Jess tells us that the Raleigh police decided that what must have happened was Jacquetta Thomas’ murder was a “drugs for sex” deal gone wrong which the news outlets quickly picked up on - this story was completely untrue, however. Priya tells us that they spoke to Chris Mumma (who ultimately ended up representing Greg) and she said that the crime scene was extremely bloody and violent which is much more in line with a crime of passion - not a drug deal gone wrong.

In a ridiculous turn of events, despite there being zero evidence, Greg was arrested for first degree murder. While in jail Greg hired an internationally well-known lawyer named Jim Blackburn. Priya mentions that some of us listeners may remember him from the book “Fatal Vision” and says those that do, wouldn’t be wrong to think hiring Blackburn, a defense lawyer with a very public defeat on record, wasn’t the best idea. In 1993, while Greg was out on bond, he was informed that his lawyer had been embezzling money and surrendered his law license. Greg had to find a new lawyer stat, and this new attorney, Mike Dodd, realized very quickly that the case against Greg was weak - Dodd decided that the best defense was no defense. Keith vocalized what everyone listening is probably thinking “that seems like a mistake”. Keith wanted to know why Greg went along with it and Priya says that if it were her she would probably be skeptical but put her trust in Dodd since one would think he knew what he was doing. Evidently not.

In April of 1993, Greg’s trial began and Dodd stuck to his “do nothing” plan. During the trial, the prosecution’s entire case hinged on a forensic test done on a spot - a substance found on Greg's truck. The SBI Crime Lab determined the spot to be blood. Priya spoke with Marilyn T. Miller, an associate professor of forensic science at Virginia Commonwealth University to help with understanding the forensic science that comes into play throughout this season of F’d Up and, in this episode specifically, understanding luminol and the other chemicals discused. Priya says Marilyn explained that luminol is used to identify bloodstain patterns or any bodily fluids. She starts to use a hotel room as an example, because where better to find random fluids, but Keith is staying in one soon and doesn’t want to know anything about it. Priya goes on to say that to use luminol one would need to spray the luminol, use a black light to see the bloodstain patterns, and photograph them in about 8 seconds before they disappear. Jess jokes that you would need a pit crew and Priya decides that Luminol Pit Crew is going to be the name of her future death metal band. She tells us that SBI analysts used luminol initially to identify the spot on Greg’s truck. They then used phenolphthalein - the way phenolphthalein works, is one would be able to take a very small sample, add it to the mixture - and if it turns pink: it’s potentially blood. Jess tells us that this test determined that there was a tiny spot of blood under the fender wall of the truck. She also says they brought in a bloodhound named Sadie to the crime scene. Priya says that Sadie sniffed around the truck and determined that there was blood on, around, or in the truck. Priya reads directly from her notes to us “I’m sure Sadie is the best doggo, but that bitch was wrong”. Keith remarks that the Sadie part seems like a ridiculous subplot in a cozy British mystery to which Priya tells him that that isn’t the ridiculous subplot. The actual ridiculous subplot is that neither the prosecution or the defense brought in Barbara, the woman Greg Taylor and Johnny Beck got a ride from the night the truck got stuck and they saw Jacquetta’s body. The prosecution claimed they couldn’t find her and I guess even trying would be against the defense’s entire plan to do nothing.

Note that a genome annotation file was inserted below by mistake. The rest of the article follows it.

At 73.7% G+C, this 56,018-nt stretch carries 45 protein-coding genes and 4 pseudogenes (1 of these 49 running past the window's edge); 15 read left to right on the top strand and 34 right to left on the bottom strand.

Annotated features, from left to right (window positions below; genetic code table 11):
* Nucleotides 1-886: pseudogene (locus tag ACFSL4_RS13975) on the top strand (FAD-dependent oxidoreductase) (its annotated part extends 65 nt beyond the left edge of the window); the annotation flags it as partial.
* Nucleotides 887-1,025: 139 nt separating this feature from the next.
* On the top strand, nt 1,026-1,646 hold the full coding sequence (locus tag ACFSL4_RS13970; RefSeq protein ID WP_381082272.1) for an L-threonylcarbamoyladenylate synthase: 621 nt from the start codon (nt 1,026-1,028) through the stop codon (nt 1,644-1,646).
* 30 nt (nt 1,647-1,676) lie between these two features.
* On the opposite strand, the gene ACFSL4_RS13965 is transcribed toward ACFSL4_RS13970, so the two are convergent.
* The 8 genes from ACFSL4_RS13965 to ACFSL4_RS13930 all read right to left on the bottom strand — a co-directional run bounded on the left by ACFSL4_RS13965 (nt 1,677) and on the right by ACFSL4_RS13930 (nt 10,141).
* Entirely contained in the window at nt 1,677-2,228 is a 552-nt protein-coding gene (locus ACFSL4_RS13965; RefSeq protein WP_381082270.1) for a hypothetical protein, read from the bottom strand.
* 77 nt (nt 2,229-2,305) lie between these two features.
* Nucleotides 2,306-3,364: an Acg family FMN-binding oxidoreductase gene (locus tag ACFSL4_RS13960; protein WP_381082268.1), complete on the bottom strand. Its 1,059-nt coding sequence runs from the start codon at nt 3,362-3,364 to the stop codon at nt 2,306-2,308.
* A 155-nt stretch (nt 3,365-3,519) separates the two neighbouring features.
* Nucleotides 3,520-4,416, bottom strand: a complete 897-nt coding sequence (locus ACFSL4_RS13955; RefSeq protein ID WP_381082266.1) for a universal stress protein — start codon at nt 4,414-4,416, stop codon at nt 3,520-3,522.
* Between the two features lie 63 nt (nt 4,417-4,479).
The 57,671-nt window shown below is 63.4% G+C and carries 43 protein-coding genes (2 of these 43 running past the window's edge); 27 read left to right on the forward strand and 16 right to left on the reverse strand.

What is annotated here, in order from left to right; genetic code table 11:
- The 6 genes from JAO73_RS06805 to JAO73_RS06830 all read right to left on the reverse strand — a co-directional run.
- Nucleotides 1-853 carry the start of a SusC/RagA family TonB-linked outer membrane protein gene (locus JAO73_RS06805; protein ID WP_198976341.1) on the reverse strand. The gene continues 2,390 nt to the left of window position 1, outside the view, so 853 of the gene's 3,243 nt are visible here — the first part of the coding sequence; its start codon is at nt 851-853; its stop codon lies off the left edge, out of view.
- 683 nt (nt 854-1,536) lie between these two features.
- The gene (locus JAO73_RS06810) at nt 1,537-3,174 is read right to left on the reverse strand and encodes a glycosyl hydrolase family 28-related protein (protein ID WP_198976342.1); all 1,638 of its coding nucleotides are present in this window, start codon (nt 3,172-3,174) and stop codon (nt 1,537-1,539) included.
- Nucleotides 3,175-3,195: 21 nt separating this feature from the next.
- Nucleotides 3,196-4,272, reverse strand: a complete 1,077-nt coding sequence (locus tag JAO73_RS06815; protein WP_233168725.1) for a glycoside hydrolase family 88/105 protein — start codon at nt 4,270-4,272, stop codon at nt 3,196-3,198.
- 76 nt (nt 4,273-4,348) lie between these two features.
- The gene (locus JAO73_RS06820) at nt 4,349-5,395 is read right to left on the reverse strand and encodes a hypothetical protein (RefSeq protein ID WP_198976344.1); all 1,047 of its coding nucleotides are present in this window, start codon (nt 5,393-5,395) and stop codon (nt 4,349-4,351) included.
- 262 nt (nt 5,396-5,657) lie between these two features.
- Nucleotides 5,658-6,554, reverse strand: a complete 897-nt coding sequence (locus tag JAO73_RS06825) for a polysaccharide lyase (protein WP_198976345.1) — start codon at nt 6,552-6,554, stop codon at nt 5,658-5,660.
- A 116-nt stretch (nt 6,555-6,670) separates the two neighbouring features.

Priya and Jess now tell us about a jailhouse informant named Ernest Andrews who claimed and then testified that Greg confessed the murder to him. Priya says she’s unclear if he Greg even knew Ernest Andrews. Jess mentions that Ernest used this false information to try and get time off his sentence. Still the defense lawyer, Dodd, did absolutely nothing. Priya, Jess, and Keith speculate what Dodd could have been doing instead of his job, such as maybe tending a garden...